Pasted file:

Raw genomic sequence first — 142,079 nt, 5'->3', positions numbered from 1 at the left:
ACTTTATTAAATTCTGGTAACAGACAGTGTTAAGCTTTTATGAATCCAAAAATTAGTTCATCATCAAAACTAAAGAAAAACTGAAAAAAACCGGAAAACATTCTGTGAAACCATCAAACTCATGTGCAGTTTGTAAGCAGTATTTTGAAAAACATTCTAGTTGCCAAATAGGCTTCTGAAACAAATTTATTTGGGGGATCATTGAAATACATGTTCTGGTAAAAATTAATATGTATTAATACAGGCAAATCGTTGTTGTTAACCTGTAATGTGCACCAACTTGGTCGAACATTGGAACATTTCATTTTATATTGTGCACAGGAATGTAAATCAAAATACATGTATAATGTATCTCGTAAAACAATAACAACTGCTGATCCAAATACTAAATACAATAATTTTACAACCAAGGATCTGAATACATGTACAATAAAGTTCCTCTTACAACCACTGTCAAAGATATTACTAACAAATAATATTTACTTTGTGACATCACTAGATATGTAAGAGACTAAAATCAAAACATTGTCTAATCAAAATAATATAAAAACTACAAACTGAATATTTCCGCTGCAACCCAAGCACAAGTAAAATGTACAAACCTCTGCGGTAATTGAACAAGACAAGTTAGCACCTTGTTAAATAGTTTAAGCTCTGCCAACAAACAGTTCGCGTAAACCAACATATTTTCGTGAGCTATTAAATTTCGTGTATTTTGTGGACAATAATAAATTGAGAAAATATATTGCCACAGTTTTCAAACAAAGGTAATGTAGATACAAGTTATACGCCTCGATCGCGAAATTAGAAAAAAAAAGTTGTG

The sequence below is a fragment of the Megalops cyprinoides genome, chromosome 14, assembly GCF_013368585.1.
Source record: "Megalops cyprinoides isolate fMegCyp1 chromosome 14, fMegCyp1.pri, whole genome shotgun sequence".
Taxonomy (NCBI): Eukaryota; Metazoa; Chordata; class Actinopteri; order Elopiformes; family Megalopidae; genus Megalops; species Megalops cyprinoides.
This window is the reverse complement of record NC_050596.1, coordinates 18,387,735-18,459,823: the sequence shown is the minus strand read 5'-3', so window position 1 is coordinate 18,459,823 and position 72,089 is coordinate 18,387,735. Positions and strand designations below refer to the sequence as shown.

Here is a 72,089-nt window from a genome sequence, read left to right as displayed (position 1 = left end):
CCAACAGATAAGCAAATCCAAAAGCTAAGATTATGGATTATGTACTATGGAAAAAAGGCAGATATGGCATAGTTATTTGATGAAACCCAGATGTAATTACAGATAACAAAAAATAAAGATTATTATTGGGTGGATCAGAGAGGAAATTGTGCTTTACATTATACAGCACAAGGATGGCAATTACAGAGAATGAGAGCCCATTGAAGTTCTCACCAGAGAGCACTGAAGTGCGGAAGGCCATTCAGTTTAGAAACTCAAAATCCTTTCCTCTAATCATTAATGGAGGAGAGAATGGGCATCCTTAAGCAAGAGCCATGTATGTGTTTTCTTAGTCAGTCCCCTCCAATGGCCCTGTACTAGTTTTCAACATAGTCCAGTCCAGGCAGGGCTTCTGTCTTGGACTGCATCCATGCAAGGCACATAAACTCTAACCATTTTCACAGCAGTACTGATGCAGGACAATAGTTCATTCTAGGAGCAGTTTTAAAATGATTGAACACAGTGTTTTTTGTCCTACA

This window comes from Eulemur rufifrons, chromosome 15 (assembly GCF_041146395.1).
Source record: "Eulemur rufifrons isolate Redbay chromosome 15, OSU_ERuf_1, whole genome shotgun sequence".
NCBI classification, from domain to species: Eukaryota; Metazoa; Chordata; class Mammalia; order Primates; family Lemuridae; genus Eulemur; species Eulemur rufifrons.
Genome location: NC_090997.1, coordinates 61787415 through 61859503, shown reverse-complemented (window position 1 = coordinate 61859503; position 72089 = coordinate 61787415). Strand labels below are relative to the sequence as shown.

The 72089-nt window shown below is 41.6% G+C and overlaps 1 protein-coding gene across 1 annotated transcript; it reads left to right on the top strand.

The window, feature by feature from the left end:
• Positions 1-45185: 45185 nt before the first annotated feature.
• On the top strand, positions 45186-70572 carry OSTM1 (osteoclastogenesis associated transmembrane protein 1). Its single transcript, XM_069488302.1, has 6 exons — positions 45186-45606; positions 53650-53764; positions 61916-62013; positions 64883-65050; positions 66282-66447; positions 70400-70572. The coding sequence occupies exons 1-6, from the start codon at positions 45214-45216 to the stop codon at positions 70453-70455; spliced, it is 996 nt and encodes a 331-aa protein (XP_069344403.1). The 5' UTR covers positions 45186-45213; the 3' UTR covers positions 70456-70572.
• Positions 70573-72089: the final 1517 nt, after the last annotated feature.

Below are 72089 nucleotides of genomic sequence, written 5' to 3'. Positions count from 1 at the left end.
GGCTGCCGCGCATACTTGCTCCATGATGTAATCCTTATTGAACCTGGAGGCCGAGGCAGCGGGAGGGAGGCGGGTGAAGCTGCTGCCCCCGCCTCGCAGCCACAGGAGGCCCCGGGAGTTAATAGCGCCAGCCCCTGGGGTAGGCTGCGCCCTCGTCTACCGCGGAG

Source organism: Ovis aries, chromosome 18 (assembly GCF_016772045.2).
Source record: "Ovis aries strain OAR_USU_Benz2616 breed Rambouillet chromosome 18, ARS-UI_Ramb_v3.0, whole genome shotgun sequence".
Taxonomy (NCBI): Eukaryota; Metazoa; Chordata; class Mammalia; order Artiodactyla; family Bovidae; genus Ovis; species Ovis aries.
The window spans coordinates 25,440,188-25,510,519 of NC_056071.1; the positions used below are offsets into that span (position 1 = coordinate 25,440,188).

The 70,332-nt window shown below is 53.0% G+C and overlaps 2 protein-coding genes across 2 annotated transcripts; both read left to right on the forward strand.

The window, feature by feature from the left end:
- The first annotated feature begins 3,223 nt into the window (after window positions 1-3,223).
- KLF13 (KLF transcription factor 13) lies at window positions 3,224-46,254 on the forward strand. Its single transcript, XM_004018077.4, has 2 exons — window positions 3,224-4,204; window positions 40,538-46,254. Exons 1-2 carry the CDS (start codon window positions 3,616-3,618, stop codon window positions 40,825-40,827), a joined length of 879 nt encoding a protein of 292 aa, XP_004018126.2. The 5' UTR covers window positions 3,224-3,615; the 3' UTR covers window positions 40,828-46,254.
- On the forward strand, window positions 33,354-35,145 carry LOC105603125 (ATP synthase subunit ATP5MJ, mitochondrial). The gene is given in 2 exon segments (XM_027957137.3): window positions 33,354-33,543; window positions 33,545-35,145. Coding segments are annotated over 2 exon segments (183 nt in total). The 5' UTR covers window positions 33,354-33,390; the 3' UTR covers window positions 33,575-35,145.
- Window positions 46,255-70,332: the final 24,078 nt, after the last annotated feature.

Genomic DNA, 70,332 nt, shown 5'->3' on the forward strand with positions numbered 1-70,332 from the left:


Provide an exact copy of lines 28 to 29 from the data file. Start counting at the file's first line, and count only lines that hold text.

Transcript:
- On the forward strand, window positions 33,354-35,145 carry LOC105603125 (ATP synthase subunit ATP5MJ, mitochondrial). The gene is given in 2 exon segments (XM_027957137.3): window positions 33,354-33,543; window positions 33,545-35,145. Coding segments are annotated over 2 exon segments (183 nt in total). The 5' UTR covers window positions 33,354-33,390; the 3' UTR covers window positions 33,575-35,145.
- Window positions 46,255-70,332: the final 24,078 nt, after the last annotated feature.